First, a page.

What is peat?

Peat is a heterogeneous mixture of more or less decomposed plant (humus) material that has accumulated in a water-saturated environment and in the absence of oxygen.

Its structure ranges from more or less decomposed plant remains to a fine amorphic, colloidal mass. The warmer the climate, the quicker the plant material will decompose.

The rate of accumulating plant material is greatest in areas where the temperature is high enough for plant growth but too low for the vigorous microbial activity that breaks down the plant material. Such conditions are found more frequently in the northern hemisphere.

In "Wise Use of Mires and Peatlands" by Donal Clarke and Hans Joosten (2002), the following terms are used:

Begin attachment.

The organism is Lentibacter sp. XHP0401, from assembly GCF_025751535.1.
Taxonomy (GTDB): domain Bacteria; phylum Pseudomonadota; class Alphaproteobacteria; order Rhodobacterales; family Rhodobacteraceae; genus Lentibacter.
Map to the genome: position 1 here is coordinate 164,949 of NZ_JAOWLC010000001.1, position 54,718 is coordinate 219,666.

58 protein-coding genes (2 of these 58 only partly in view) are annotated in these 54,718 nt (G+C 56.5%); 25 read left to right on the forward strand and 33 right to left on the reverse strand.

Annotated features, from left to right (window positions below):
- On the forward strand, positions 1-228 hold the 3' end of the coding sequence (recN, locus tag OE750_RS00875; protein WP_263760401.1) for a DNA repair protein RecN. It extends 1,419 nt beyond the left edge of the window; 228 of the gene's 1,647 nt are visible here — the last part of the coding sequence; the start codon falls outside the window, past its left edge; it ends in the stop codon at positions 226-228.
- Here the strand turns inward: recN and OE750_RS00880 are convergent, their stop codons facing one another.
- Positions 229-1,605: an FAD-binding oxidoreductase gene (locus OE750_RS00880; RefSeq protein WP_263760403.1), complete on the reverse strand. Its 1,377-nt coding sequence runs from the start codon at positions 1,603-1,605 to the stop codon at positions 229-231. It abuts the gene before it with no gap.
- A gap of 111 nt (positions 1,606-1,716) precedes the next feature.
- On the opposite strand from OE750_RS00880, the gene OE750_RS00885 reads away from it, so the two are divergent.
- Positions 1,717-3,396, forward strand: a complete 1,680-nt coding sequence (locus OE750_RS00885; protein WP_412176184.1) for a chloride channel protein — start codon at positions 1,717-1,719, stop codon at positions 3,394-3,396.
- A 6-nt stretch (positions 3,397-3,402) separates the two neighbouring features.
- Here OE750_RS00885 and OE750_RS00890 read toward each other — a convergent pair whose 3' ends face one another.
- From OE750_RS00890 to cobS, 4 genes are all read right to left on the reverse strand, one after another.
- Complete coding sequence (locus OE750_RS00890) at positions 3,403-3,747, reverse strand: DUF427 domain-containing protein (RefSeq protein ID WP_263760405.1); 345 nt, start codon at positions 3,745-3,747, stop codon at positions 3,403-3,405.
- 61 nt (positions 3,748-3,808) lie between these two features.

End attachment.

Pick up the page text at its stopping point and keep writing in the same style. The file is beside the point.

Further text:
A wetland is an area that is inundated or saturated by water at a frequency and for a duration sufficient to support a prevalence of vegetation typically adapted for life in saturated soil conditions.

Peat is sedentarily accumulated material consisting of at least 30% (dry mass) of dead organic material.

A peatland is an area with or without vegetation with a naturally accumulated peat layer at the surface.

A mire is a peatland where peat is currently being formed.

A suo is a wetland with or without a peat layer dominated by a vegetation that may produce peat.